Skip to main content

Search form

Housing North Carolina Awards Recognize Affordable Developments in Seven Cities

Press Contact Only:
Margaret Matrone, NCHFA, 919-877-5606,
Connie Helmlinger, NCHFA, 919-877-5607,


Five homeownership and rental developments and two specially designed residences for people with special needs were honored with Housing North Carolina Awards before more than 500 members of the housing industry. The awards were presented at yesterday’s Housing Forum 2004, held by the N.C. Housing Finance Agency in Research Triangle Park.

Award winners are:  

Homeownership

  • Jersey City Revitalization in Salisbury, developed by the Salisbury Community Development Corporation, with support from the City of Salisbury.
  • Rosemary Place Townhomes at Meadowmont in Chapel Hill, developed by the Orange Community Housing and Land Trust.

Rental Apartments

  • Cardinal Pointe in Shallotte, developed by the NRP Group, LLC, of Raleigh and Cleveland, OH.

Community Revitalization

  • Capitol Park in Raleigh, developed by Raleigh Housing Authority.
  • Aster Park at Gateway Commons in Winston-Salem, developed by the Housing Authority of the City of Winston-Salem and Eagan Partners, LLC, with support from City of Winston-Salem.

Supportive Housing

  • LIFE House of Asheville, developed by Volunteers of America of the Carolinas, Inc., and Scott A. Redinger, Inc., with support from the CarePartners Foundation.
  • Duke Street Apartments – Phase II in Mocksville, developed by Davie County Group Home, Inc., with support from the Davie County Commissioners.

The Housing North Carolina Awards recognize affordable housing developments that can serve as models for other communities. Criteria include affordability, design (attractiveness, energy-efficiency, and others), contribution to the community, sustainability, and other features, such as services for residents and creative partnerships.

The North Carolina Housing Finance Agency is a self-supporting public agency. Since its creation in 1973, the agency has financed 160,000 affordable homes and apartments.

Jersey City Revitalization, Salisbury
The Jersey City Neighborhood consists of approximately 55 homes centrally located within the City of Salisbury.  Many of the homes had been boarded up before the City of Salisbury provided funding to the Salisbury Community Development Corporation (CDC) to purchase the vacant homes and land. The vacant homes were demolished, and the Salisbury CDC built nine homes and rehabilitated one. Homeowners chose from six home designs that blended in with the neighborhood architecture. The new homes include many features not commonly found in affordable housing, such as vaulted ceilings, walk-in closets, and islands in the kitchen. Salisbury CDC also partnered with several local businesses to provide computers and Internet access to the new homeowners. Local college students offered computer training and received college credit for community service.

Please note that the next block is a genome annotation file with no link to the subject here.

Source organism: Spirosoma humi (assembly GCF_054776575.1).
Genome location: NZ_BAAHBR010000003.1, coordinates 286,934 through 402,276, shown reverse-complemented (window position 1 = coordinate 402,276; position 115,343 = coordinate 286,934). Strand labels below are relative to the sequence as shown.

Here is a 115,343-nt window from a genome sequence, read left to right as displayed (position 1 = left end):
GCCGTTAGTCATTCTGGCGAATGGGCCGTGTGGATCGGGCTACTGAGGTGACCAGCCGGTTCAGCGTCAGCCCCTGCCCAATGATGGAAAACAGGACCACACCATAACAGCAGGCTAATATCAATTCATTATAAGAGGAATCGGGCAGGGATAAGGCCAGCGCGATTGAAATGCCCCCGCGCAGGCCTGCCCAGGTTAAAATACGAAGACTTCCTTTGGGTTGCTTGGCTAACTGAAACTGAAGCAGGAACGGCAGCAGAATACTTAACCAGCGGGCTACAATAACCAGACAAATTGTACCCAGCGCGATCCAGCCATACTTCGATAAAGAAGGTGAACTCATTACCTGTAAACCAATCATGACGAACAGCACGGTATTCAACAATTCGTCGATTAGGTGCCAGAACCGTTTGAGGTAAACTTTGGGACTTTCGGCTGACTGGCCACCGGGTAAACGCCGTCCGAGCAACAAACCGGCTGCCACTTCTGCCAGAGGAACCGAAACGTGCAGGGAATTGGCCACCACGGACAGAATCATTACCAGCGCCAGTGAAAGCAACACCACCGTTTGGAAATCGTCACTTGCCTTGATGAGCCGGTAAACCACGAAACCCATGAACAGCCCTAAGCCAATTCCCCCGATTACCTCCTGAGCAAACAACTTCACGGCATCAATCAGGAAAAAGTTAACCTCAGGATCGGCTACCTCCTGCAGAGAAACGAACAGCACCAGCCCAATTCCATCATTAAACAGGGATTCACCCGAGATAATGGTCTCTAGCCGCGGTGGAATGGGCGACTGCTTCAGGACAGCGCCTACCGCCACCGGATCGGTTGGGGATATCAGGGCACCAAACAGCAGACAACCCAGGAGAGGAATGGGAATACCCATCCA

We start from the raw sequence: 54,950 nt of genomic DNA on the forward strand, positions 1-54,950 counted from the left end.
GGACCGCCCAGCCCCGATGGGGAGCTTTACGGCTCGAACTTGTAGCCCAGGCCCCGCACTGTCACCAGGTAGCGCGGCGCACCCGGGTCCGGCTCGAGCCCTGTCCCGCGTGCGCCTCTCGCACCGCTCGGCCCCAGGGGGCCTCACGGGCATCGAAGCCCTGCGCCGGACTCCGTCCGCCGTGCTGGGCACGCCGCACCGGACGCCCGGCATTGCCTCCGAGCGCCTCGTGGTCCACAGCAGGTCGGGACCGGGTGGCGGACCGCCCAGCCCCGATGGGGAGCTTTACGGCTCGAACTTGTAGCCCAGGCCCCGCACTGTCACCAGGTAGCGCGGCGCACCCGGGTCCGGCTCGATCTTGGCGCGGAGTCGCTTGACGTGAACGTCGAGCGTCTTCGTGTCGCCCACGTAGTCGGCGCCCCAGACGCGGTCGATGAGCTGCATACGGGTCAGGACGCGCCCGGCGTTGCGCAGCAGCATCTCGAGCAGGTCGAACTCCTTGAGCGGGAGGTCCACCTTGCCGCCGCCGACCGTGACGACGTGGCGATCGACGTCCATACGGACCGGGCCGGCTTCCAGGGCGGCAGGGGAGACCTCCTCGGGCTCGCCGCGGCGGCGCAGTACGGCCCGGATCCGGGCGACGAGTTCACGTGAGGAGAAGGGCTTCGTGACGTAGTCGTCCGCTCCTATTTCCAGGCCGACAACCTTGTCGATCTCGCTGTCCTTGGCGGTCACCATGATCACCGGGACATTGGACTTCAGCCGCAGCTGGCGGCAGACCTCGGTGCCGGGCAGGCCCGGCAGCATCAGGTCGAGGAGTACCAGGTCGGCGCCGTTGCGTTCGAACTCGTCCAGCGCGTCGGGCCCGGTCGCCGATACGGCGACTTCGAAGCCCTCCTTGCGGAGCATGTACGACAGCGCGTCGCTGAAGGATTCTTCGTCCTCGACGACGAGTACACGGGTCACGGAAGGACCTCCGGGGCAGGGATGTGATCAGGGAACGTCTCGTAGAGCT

Sales prices for the homes ranged from $85,000 to $96,000. Several local banks provided low-interest mortgages with the private mortgage insurance waived. In addition, the N.C. Housing Finance Agency provided Salisbury CDC with deferred, zero-interest second mortgage loans up to $20,000 per family.  

Contact: Chanaka Yatawara, Salisbury Community Development Corporation, (704) 638-4474.

Rosemary Place Townhomes at Meadowmont, Chapel Hill
Rosemary Place Townhomes is the first affordable housing community to be included in an upper-income development in Chapel Hill. It was built by the nonprofit Orange Community Housing and Land Trust. The development furthers the Town of Chapel Hill’s vision for economically integrated developments by incorporating 32 townhomes priced from $80,000 to $99,000 in the Meadowmont community, where many homes sell for $500,000 and more. The community is close to shopping, a walking trail, and public transportation, and features a children’s play area and jungle gym. 

The two- and three-bedroom townhomes, ranging from 1,024 to 1,368 square feet, are built to rigorous standards for energy-efficiency, dramatically reducing heating and cooling costs.

In addition, Hardi-Plank siding and 30-year roofing singles reduce future maintenance costs for owners. Many of the homes have front porches and back decks and include eat-in kitchens and loft bedrooms.  

The homes are ensured to remain permanently affordable by the use of the community land trust model, which resulted from the donation of the land by East/West partners, the developer of Meadowmont. Under the land trust model, the homes are subject to a “resale formula” that limits the resale prices to the original price plus 25 percent of the market appreciation. This model keeps the homes affordable even when land values rapidly rise in the area. 

Contact: Robert Dowling, Orange Community Housing and Land Trust, (919) 960-0076.

Cardinal Pointe, Shallotte
Cardinal Pointe is one of the few affordable housing developments in Brunswick County. A development of 60 townhouse and garden-style apartments ranging from one to three bedrooms, Cardinal Pointe has been so successful that construction on a second phase of 60 additional apartments is already under way. Enough applications have been received that the apartments will be occupied upon completion.

Units include features common to more expensive apartments, such as walk-in closets, vaulted ceilings, ceiling fans, and balconies, decks, and patios.  Security alarms also are available in some apartments. 

Amenities include a playground, walking trails, garden spots, and gazebos.  Residents also have access to a fitness center, pool, clubhouse, and gas grills. Rents range from $375 to $640 depending on the number of bedrooms. The development was financed by low-income housing tax credits through the N.C. Housing Finance Agency, a loan from the Federal Home Loan Bank Affordable Housing Program, and a private bank loan.

Contact: Brad Parker, NRP Southeast Development, LLC/The NRP Group, LLC, (919) 882-2134.

Capitol Park, Raleigh